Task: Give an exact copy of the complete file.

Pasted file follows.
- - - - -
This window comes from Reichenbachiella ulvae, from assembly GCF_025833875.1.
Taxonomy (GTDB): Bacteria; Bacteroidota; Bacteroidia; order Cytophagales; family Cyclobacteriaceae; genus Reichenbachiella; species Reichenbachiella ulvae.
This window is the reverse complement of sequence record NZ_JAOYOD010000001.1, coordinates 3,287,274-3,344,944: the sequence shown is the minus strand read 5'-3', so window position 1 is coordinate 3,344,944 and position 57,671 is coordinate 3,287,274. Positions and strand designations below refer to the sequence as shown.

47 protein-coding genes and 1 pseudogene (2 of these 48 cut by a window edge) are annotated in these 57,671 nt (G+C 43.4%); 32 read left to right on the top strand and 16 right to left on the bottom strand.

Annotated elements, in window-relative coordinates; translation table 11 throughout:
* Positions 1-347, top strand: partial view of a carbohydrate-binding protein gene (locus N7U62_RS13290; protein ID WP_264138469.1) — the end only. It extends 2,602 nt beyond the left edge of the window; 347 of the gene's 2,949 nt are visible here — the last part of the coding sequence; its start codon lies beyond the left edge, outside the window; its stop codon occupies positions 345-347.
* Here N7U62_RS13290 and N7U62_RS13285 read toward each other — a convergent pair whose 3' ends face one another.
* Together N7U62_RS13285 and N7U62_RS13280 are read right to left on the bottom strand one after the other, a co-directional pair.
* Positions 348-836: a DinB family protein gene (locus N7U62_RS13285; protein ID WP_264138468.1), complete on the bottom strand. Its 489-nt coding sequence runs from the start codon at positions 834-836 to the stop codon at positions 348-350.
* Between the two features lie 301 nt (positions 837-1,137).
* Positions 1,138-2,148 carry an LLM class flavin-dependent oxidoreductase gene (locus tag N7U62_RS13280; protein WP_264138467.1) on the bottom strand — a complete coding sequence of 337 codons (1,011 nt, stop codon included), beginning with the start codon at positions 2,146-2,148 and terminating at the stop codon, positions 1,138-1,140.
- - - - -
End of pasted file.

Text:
This window comes from Reichenbachiella ulvae, from assembly GCF_025833875.1.
Taxonomy (GTDB): Bacteria; Bacteroidota; Bacteroidia; order Cytophagales; family Cyclobacteriaceae; genus Reichenbachiella; species Reichenbachiella ulvae.
This window is the reverse complement of sequence record NZ_JAOYOD010000001.1, coordinates 3,287,274-3,344,944: the sequence shown is the minus strand read 5'-3', so window position 1 is coordinate 3,344,944 and position 57,671 is coordinate 3,287,274. Positions and strand designations below refer to the sequence as shown.

47 protein-coding genes and 1 pseudogene (2 of these 48 cut by a window edge) are annotated in these 57,671 nt (G+C 43.4%); 32 read left to right on the top strand and 16 right to left on the bottom strand.

Annotated elements, in window-relative coordinates; translation table 11 throughout:
* Positions 1-347, top strand: partial view of a carbohydrate-binding protein gene (locus N7U62_RS13290; protein ID WP_264138469.1) — the end only. It extends 2,602 nt beyond the left edge of the window; 347 of the gene's 2,949 nt are visible here — the last part of the coding sequence; its start codon lies beyond the left edge, outside the window; its stop codon occupies positions 345-347.
* Here N7U62_RS13290 and N7U62_RS13285 read toward each other — a convergent pair whose 3' ends face one another.
* Together N7U62_RS13285 and N7U62_RS13280 are read right to left on the bottom strand one after the other, a co-directional pair.
* Positions 348-836: a DinB family protein gene (locus N7U62_RS13285; protein ID WP_264138468.1), complete on the bottom strand. Its 489-nt coding sequence runs from the start codon at positions 834-836 to the stop codon at positions 348-350.
* Between the two features lie 301 nt (positions 837-1,137).
* Positions 1,138-2,148 carry an LLM class flavin-dependent oxidoreductase gene (locus tag N7U62_RS13280; protein WP_264138467.1) on the bottom strand — a complete coding sequence of 337 codons (1,011 nt, stop codon included), beginning with the start codon at positions 2,146-2,148 and terminating at the stop codon, positions 1,138-1,140.